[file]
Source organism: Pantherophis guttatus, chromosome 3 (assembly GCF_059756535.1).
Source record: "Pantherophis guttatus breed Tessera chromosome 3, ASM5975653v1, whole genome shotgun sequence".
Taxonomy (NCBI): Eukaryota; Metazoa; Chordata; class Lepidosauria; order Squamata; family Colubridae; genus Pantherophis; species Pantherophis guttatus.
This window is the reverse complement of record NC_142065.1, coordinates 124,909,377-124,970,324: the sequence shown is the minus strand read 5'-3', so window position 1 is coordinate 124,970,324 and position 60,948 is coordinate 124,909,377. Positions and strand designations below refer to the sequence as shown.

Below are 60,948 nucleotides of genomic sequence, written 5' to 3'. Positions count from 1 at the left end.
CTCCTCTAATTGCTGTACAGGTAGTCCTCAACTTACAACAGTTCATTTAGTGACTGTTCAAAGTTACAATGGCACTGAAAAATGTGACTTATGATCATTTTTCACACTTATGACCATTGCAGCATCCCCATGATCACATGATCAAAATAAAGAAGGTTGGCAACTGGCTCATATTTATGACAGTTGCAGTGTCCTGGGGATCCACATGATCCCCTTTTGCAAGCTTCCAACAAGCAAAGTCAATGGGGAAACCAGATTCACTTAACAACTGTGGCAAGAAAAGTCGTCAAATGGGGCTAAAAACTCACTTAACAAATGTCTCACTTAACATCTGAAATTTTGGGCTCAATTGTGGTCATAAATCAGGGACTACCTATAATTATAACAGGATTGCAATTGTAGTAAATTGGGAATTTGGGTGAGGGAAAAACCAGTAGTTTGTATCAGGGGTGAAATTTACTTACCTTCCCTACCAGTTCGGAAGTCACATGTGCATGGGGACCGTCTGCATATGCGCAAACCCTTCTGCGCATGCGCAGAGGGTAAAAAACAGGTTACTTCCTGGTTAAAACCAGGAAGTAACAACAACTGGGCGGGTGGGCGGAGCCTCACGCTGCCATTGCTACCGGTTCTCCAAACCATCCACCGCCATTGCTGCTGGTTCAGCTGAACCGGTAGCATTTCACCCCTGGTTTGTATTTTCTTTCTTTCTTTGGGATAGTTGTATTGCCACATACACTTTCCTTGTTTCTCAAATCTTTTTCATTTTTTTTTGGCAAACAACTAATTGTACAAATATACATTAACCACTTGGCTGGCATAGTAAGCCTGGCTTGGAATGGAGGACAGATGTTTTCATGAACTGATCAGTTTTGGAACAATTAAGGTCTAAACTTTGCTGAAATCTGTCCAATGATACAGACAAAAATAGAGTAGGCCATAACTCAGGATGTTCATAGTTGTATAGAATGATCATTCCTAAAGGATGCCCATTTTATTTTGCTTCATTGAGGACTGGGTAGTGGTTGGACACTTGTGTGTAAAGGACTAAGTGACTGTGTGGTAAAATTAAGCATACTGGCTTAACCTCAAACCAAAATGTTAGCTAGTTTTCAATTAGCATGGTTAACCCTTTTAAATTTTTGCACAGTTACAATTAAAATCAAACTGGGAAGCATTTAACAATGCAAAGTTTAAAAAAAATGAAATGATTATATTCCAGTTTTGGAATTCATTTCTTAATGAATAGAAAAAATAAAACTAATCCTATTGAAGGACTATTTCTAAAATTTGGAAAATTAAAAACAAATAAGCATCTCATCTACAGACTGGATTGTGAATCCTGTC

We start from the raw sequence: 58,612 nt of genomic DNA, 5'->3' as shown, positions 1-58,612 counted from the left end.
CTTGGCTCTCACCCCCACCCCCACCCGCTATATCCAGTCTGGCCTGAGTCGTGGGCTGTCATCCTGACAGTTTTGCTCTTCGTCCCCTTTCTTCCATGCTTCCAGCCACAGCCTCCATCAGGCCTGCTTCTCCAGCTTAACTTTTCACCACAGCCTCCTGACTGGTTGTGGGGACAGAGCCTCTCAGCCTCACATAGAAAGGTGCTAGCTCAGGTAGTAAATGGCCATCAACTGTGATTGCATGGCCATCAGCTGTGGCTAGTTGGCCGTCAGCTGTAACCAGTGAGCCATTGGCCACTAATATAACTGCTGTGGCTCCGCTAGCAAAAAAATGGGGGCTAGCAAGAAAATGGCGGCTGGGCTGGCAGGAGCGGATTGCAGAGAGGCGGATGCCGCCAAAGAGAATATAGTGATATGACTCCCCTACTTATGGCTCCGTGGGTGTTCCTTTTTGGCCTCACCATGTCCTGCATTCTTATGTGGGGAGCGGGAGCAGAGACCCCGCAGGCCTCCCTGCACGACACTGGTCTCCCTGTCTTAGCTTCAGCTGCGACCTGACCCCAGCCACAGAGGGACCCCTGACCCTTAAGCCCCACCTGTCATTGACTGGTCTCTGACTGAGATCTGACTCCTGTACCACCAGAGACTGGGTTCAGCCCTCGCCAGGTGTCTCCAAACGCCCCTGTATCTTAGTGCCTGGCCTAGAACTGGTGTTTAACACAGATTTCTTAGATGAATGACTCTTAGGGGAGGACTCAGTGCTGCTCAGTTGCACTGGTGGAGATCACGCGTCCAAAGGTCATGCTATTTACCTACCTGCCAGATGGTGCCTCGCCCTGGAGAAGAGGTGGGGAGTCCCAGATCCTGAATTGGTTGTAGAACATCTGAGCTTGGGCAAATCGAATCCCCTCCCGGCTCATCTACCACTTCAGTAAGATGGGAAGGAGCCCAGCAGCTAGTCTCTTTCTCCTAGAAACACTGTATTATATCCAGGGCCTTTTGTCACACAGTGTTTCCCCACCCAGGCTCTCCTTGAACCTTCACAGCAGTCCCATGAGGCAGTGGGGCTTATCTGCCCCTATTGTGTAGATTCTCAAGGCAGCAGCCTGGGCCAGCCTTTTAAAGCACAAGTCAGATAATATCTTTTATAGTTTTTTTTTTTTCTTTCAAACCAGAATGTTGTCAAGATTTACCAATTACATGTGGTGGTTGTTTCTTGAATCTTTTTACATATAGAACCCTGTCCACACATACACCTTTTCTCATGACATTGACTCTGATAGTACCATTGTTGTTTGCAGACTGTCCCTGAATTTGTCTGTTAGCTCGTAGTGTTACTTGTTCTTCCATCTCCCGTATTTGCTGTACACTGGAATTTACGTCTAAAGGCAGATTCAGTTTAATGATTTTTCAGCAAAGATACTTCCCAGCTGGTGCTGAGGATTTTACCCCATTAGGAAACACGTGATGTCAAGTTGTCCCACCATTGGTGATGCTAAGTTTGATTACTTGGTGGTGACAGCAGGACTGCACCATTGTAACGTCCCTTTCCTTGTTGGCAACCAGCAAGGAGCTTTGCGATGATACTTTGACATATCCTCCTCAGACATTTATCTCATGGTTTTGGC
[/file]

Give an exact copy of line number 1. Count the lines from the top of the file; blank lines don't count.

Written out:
Source organism: Pantherophis guttatus, chromosome 3 (assembly GCF_059756535.1).